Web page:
Authorization Bill Has Some Surprises

Federal Times is reporting the contents of the Coast Guards latest authorization bill, and there are some surprises.

The item I was particularly pleased to see, was a apparent interest in something I feel should be more closely watched, cutter days available.

Part of that requirement would be to implement a standard for tracking the number of days Coast Guard cutters are in operation at sea, and include days in which cutters are undergoing maintenance or repair.

That should be revealing. In considering what should be expected, I would suggest we look back a few years, say take a five year average from 1998 to 2002 as a baseline.

There are lots of other proposed changes, not the least is that it is to cover two years. I suggest you check it out.

7 thoughts on “Authorization Bill Has Some Surprises

  1. Included in the Federal Times Post was this,

    “The stability will help the agency rebuild and revamp its aging Coast Guard cutter fleet, according to Rep. Garret Graves, R-La.

    “The bill authorizes funding for the Coast Guard at levels that are reasonable, but would still allow the Coast Guard to recapitalize its aging cutters in a timely manner,” Graves said.

    I think it about time to acknowledge that it is already too late to recapitalize the cutter fleet in a timely manner.

  2. It’s all well and good that the authorization act authorizes funding, but unless there is a matching appropriation, the authorization act provisions mean very little. Appropriations drive the train, not authorizations.

    • Yes, and I have not been able to confirm this, but as I recall, previous authorizations were larger, while this is only what was actually funded in FY2015 and actual appropriations may be lower still.

      On the other hand, when passed, these are laws, and other provisions, like reporting requirements and authorizing assignment of a flag officer to the JCS are effective.

  3. Does this mean that undeway or at sea time has not been tracked. I seem to recall this used to be done. When did it change. This requirement goes to 1790 when quarterly abstracts of cutter logs were sent to the Collector of Customs, later to the Treasury Department, to ensure the cutters were constantly in motion as required by Alexander Hamilton and later secretaries.

    • I’m sure the data is available. I am just glad Congress is interested in seeing it. I am sure it will show that operation cutter days are decreasing both because the ships we have are aging but also because we have fewer ships. No way 33 ships, even new ships with the “crew rotation concept” can provide as many days as 44 ships.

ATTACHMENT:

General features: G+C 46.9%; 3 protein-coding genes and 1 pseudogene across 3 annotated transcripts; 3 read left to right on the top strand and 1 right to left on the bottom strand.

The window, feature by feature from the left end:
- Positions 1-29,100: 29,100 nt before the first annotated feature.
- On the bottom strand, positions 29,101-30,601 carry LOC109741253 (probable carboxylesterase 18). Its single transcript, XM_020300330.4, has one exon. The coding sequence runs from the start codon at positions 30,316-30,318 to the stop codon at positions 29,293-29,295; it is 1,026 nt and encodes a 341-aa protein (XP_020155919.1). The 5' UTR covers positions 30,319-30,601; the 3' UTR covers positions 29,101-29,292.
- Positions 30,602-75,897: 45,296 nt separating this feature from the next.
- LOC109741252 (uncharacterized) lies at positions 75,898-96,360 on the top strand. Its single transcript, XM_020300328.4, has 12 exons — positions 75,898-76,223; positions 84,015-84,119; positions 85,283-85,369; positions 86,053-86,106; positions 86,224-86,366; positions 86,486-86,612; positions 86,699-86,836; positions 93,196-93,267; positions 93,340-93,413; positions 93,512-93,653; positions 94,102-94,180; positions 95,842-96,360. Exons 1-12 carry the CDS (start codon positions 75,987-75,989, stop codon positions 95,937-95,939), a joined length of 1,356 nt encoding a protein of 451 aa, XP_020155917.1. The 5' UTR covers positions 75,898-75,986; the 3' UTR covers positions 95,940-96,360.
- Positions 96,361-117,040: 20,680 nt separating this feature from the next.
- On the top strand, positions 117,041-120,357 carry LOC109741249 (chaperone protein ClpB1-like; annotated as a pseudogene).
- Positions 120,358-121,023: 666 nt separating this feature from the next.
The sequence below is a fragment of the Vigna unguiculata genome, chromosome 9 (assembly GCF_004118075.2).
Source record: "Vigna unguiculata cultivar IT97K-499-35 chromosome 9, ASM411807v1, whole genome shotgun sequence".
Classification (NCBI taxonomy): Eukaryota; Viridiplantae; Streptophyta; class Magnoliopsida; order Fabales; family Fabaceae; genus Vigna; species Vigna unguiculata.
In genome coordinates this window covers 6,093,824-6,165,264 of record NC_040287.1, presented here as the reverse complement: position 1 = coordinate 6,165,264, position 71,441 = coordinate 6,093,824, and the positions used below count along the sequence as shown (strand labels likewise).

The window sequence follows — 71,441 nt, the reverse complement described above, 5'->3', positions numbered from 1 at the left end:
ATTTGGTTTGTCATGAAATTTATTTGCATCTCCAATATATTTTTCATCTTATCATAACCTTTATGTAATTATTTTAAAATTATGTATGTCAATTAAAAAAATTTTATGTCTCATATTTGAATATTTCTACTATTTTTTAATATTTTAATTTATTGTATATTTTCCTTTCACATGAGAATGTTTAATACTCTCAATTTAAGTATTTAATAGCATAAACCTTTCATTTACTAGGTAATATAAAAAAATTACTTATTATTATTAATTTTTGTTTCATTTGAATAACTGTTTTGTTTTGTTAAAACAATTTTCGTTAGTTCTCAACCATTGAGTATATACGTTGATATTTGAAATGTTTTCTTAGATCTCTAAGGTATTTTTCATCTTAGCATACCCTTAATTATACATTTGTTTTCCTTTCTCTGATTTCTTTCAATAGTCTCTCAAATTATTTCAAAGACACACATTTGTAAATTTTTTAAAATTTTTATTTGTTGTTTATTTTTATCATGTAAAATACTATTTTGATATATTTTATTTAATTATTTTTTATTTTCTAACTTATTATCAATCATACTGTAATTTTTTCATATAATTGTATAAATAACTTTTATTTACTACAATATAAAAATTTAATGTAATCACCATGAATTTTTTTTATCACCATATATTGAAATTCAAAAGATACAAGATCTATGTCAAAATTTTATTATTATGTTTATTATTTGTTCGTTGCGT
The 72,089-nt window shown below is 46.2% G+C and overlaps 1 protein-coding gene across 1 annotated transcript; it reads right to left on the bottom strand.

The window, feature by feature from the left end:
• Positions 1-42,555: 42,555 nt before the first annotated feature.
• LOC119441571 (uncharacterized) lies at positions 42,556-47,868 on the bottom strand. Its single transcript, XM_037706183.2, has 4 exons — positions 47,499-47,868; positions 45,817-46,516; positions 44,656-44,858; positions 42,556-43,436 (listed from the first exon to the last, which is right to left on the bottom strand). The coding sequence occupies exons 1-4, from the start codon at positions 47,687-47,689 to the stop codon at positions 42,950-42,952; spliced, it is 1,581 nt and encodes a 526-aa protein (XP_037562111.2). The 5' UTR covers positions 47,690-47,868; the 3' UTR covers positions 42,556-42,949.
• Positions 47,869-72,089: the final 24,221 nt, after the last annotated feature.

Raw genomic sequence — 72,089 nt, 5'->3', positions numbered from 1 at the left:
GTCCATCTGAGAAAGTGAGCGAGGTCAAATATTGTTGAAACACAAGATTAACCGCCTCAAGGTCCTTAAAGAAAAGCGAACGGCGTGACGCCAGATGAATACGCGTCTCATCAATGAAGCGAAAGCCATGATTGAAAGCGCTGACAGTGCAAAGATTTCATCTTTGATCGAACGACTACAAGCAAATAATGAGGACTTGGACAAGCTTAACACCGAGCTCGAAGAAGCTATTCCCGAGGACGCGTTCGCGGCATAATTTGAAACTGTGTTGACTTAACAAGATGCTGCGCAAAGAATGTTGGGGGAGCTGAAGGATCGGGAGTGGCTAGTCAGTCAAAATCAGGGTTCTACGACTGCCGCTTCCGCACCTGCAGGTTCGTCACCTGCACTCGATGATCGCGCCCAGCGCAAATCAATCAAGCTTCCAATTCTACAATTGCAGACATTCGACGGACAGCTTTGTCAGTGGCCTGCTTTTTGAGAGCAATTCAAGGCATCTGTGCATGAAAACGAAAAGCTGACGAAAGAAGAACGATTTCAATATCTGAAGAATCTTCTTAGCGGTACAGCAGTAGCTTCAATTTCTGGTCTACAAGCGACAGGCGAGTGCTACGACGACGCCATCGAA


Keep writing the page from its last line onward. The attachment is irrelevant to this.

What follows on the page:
I am hoping Congress will se the need to accelerate and perhaps increase total cutter procurement. Still I don’t think it can happen without introducing a smaller cruising cutter like cutter X.

  4. Sounds like an expansion of ALMIS to the major cutter fleet is coming (if they don’t have it already). For the PB fleet, ALMIS already tracks days underway, days in planned maintenance, and days in unplanned maintenance – I believe that there is a similar mechanism in place for aircraft and small boats as well (ALMIS was initially an aviation thing that has been foisted on the small boat and cutter communities).

    Unfortunately, all it is going to tell anyone is that the WMECs are old and, at least for the 210s, likely well past the point where they should have been replaced. RELIANCE was commissioned in 1964, three years before HAMILTON, and the HAMILTON was decomm’d in 2011. Last I saw, RELIANCE is still scheduled to in service through the 2020s. I’m sure HAMILTON and the 378s saw their share of nasty weather, but if we’re holding all cutters to 185 DAFHP, those extra years in service start to add up – even with an extra “midlife” availability thrown in.

  5. Nice to see Congress not buying the CG leadership trying to avoid objective accountability. Like when they tried to stop taking Defensive Cutter Readiness metrics.

    Be wary of those who avoid measurable accountability.

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